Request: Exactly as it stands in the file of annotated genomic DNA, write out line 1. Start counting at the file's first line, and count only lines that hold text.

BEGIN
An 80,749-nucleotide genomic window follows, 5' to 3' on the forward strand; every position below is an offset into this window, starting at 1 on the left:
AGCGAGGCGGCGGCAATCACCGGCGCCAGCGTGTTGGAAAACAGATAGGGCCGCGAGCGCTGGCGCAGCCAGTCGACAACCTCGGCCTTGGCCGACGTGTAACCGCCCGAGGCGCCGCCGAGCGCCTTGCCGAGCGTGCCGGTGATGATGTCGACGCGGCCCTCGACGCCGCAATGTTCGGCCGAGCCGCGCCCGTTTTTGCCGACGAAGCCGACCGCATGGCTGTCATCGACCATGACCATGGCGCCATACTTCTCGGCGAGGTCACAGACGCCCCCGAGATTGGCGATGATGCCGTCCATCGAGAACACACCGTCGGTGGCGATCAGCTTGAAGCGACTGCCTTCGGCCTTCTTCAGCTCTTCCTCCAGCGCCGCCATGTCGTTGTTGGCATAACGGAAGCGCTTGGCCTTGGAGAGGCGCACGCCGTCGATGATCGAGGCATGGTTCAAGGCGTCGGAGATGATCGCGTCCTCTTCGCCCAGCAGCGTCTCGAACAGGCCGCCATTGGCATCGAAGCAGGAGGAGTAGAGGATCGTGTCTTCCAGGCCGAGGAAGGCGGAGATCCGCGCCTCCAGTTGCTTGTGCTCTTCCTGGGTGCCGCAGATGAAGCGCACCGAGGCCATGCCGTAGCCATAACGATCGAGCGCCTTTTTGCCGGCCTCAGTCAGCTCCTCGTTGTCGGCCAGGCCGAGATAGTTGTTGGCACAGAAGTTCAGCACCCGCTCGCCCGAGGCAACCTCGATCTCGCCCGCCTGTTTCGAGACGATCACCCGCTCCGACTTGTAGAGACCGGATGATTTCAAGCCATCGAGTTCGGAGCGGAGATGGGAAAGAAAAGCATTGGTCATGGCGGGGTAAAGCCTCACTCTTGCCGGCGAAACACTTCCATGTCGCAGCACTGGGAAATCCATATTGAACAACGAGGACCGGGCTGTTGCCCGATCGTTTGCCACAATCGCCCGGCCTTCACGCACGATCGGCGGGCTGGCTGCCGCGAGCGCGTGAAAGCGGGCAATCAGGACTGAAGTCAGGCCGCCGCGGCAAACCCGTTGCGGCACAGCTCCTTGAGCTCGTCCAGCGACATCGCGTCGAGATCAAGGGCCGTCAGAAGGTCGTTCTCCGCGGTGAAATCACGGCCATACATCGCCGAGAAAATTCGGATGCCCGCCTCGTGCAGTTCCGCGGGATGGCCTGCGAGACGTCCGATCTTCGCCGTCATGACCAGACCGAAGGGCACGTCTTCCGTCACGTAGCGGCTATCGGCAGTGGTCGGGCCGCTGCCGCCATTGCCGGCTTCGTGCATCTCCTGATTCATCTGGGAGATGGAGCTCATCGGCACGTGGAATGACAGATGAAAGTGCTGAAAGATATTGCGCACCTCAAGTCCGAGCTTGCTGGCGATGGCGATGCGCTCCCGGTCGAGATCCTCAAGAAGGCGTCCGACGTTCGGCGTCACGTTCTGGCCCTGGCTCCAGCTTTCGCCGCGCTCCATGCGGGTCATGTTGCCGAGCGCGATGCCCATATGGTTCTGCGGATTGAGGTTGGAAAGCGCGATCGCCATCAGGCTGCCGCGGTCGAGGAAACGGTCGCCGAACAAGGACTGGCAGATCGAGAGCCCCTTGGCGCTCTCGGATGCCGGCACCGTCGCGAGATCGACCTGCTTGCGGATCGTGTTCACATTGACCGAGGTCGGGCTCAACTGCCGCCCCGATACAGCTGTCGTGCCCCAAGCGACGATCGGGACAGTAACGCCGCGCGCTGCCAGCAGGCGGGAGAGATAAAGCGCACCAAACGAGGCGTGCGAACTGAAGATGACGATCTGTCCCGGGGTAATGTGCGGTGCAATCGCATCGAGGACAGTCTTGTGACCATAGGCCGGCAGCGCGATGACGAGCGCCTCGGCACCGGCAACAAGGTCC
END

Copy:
An 80,749-nucleotide genomic window follows, 5' to 3' on the forward strand; every position below is an offset into this window, starting at 1 on the left: